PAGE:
Computer-aided study of the diesel-water separation efficiency of screen meshes

O.O. Elsayed*, R. Kirsch, S. Osterroth, Fraunhofer Institute for Industrial Mathematics (ITWM); S. Antonyuk, Technische Universität Kaiserslautern, Germany

In the last decade, many changes and regulations were applied in order to reduce the emissions out of diesel engines, which led to major changes in the chemical composition of the diesel by reducing its sulfur content. In addition, biodiesel fuel is of increasing importance in the automotive and energy sectors. These changes on the fuel helped to reduce hazardous emissions, but at the same time, they affected the performance of water-diesel separators due to their lower surface tension with water. Since water intrusion is inevitable due to transportation, storage, or clearances, it is important to improve the protection of the engines from moisture and to ensure efficient combustion processes (see e.g. [1], [2]). This in turn requires a good understanding of the transport and deposition of water droplets inside the coalescers. In order to use computer-aided engineering technology for the optimization of the separation process, reliable models for the prediction of the separation performance of the media are needed.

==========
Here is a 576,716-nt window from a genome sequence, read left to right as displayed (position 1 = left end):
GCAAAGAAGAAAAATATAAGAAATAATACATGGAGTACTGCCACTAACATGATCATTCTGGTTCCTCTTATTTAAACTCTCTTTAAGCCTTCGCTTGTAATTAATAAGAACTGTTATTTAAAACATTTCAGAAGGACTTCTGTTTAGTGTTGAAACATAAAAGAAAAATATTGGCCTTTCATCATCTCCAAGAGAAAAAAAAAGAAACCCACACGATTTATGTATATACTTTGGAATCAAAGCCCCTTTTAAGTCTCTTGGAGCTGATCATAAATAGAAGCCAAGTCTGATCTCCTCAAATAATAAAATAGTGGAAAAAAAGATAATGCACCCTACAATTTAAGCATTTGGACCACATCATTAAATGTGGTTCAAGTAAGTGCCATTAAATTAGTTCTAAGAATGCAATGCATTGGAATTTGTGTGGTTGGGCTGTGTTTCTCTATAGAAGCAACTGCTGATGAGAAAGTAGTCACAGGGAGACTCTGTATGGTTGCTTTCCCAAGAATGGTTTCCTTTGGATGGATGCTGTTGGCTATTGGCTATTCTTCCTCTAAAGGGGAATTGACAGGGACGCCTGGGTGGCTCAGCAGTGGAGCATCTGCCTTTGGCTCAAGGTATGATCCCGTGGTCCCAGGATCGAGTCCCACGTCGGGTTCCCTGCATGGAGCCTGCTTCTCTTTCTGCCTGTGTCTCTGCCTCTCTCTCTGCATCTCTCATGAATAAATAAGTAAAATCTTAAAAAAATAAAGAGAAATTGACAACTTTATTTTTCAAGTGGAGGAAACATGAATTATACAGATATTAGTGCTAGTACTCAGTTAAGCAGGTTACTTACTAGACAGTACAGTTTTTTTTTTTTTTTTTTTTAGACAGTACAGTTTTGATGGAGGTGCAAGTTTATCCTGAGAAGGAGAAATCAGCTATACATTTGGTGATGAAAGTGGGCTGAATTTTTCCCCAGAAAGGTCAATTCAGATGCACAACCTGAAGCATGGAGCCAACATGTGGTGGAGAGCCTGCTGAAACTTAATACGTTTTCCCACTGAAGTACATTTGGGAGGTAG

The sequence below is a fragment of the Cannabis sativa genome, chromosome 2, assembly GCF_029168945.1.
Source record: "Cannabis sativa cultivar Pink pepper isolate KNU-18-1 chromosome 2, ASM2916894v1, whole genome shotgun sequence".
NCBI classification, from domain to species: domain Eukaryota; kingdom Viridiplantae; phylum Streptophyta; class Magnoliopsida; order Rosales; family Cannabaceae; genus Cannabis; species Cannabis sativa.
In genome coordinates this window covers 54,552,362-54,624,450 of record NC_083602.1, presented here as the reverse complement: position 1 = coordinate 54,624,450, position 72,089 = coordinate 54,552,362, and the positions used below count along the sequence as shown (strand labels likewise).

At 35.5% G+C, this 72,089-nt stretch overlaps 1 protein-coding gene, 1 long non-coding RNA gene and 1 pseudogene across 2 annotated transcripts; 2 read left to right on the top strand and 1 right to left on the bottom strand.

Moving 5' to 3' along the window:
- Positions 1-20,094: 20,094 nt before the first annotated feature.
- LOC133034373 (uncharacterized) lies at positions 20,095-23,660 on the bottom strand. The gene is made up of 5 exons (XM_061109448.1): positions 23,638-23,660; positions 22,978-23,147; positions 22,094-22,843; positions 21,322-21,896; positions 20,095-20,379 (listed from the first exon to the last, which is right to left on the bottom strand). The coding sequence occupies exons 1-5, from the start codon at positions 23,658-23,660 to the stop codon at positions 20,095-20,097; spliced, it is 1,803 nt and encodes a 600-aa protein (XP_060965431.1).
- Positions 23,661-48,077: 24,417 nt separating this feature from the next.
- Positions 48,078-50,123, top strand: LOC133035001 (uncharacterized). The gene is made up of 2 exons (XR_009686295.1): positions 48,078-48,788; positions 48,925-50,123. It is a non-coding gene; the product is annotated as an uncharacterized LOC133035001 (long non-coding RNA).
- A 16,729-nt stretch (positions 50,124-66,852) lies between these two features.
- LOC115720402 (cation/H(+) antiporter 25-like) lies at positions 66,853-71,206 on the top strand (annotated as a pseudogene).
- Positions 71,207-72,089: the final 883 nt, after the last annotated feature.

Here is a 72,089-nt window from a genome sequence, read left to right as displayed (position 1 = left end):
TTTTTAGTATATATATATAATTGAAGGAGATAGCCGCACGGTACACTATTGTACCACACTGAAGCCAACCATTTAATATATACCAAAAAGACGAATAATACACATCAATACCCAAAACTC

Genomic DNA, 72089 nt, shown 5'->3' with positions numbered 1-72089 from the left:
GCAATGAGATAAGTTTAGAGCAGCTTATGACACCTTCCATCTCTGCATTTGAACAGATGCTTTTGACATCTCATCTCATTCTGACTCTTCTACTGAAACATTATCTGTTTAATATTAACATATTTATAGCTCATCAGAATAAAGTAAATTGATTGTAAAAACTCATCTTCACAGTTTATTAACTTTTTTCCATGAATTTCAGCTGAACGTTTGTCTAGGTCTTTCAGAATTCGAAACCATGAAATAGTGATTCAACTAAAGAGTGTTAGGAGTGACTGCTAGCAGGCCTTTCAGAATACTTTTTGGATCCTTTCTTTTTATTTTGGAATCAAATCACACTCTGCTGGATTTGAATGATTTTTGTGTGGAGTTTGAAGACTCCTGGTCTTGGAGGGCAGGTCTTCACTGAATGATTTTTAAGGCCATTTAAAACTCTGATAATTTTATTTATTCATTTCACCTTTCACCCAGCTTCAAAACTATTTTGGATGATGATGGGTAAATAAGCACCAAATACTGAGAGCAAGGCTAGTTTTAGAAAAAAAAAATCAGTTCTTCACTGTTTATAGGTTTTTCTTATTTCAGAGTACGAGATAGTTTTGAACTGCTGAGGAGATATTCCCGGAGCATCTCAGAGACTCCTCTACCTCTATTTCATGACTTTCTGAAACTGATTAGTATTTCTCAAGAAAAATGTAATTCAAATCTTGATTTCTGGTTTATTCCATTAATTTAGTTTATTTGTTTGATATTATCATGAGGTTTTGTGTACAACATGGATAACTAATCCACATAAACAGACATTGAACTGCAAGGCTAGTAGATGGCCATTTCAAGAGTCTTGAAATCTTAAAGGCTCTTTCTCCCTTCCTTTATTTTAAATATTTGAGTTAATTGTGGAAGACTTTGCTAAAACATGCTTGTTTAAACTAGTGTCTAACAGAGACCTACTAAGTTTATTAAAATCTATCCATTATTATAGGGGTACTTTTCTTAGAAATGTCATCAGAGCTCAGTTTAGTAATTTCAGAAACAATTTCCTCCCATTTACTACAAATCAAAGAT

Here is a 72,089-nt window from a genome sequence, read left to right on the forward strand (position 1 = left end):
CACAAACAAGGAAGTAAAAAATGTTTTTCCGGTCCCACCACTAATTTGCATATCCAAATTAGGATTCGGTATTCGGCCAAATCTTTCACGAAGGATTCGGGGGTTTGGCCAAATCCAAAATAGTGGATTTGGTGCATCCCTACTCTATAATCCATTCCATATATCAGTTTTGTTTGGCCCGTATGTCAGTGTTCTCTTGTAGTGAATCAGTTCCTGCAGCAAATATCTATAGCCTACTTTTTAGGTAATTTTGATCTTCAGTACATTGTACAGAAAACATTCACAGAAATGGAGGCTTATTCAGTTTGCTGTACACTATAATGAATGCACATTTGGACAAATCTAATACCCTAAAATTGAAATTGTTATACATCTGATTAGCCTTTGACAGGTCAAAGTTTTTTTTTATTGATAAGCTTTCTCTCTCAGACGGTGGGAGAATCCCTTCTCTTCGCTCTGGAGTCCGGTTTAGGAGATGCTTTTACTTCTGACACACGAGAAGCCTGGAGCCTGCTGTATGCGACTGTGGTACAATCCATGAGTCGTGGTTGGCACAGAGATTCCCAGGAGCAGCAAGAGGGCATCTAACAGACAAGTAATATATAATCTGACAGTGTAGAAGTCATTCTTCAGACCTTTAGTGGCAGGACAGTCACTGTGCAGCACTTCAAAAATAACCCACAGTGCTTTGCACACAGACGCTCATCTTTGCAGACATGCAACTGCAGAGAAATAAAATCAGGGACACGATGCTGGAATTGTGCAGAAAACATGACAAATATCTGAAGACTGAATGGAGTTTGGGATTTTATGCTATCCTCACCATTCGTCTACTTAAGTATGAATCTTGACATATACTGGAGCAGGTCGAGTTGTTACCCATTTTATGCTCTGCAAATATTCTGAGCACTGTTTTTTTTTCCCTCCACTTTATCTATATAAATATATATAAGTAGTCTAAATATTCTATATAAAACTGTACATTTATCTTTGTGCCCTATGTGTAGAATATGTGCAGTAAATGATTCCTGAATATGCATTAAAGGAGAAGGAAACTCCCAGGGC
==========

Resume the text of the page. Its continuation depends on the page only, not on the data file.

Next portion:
The fact that filtration and separation are by nature phenomena that connect several size scales imposes a challenge for both modeling and simulation. On the scale of the diesel fuel filter element, quantities like geometry of the medium, its (local) flow resistance and the (local) concentration of the water are relevant. On the other hand, properties of the separator material (e.g. wettability, contact angle), and microscale properties such as mesh geometry and local distribution of water droplets are influencing the deposition of water in/on the medium. This in turn changes the distribution of flow resistance and therefore, the transport of droplets towards the medium. It seems obvious that in order to obtain a macroscopic model, a detailed study of the separation process on the microscopic scale is mandatory.

The present work uses the Computational Fluid Dynamics (CFD) package OpenFOAM®, more precisely a variant of the module “interFoam”, to simulate the interaction of water droplets in a diesel fuel flow with a screen mesh. For the treatment of the liquid mixture, the module utilizes the Volume of Fluid method (VoF)...

Session: F11 - Numerical Methods for Filter Media Characterization and Improvement
Day: 24 October 2019
Time: 13:00 - 14:15 h

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